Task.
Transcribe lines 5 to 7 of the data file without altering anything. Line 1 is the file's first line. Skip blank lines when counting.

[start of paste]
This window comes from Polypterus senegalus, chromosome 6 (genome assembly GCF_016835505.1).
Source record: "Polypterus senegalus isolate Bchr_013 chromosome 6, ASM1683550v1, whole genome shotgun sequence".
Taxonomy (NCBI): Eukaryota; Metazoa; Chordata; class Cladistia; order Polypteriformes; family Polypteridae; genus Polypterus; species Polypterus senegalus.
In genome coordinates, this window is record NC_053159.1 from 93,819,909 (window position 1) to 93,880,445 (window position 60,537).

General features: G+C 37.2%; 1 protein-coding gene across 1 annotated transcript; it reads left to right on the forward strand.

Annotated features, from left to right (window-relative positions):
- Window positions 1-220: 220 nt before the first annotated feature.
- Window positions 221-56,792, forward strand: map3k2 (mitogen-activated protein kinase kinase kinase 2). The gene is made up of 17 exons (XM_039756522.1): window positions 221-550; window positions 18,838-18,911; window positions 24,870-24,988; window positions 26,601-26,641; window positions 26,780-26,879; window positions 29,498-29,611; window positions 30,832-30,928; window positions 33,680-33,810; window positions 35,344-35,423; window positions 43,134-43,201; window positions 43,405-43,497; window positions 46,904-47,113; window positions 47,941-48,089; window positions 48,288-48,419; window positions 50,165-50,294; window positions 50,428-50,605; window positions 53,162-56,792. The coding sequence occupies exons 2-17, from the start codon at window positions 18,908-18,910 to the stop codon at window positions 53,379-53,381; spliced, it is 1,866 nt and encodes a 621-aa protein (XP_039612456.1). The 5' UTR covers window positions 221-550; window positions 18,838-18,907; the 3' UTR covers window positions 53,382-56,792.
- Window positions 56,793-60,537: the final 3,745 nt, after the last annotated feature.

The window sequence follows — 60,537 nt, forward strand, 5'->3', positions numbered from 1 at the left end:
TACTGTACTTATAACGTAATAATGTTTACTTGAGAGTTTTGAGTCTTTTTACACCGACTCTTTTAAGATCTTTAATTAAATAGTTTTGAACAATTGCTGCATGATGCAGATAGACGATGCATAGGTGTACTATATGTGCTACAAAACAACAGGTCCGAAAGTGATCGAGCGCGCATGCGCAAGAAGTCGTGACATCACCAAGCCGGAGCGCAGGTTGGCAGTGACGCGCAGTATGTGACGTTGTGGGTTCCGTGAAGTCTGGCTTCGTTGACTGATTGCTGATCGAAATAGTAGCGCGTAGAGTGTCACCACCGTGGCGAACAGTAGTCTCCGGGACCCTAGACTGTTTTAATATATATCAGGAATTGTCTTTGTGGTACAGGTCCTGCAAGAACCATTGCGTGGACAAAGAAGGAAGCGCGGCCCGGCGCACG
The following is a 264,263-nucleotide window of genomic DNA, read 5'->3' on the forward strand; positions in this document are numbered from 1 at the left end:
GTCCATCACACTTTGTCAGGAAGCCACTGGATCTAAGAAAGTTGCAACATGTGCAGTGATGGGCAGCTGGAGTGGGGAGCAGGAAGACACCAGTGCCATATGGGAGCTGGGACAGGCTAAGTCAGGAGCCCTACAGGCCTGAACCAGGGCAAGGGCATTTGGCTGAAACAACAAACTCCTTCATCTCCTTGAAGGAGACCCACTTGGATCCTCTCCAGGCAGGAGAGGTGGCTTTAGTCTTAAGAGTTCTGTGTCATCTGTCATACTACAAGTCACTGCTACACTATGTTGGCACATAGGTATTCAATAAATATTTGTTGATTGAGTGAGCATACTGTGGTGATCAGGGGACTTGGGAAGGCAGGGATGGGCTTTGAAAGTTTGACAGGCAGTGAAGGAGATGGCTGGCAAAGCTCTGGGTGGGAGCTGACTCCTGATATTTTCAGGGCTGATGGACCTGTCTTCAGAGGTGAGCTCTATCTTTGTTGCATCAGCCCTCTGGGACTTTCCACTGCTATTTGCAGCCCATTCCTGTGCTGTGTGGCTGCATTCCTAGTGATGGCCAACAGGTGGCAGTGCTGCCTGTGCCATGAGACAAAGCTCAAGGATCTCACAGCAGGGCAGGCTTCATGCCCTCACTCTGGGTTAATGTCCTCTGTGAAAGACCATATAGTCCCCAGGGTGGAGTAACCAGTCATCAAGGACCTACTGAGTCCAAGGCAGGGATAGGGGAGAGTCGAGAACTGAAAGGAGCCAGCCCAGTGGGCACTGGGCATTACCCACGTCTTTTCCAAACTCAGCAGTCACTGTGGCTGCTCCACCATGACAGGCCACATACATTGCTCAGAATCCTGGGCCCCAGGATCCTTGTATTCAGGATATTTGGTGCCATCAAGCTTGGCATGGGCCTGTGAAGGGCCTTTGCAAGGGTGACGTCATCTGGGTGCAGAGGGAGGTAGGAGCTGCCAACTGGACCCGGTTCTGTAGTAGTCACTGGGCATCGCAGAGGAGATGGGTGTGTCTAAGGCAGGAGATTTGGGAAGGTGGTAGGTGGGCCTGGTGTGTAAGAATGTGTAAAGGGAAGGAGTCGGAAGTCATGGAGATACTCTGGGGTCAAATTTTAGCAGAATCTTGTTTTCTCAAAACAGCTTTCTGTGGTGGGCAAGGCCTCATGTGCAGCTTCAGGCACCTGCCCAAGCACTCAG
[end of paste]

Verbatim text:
General features: G+C 37.2%; 1 protein-coding gene across 1 annotated transcript; it reads left to right on the forward strand.

Annotated features, from left to right (window-relative positions):
- Window positions 1-220: 220 nt before the first annotated feature.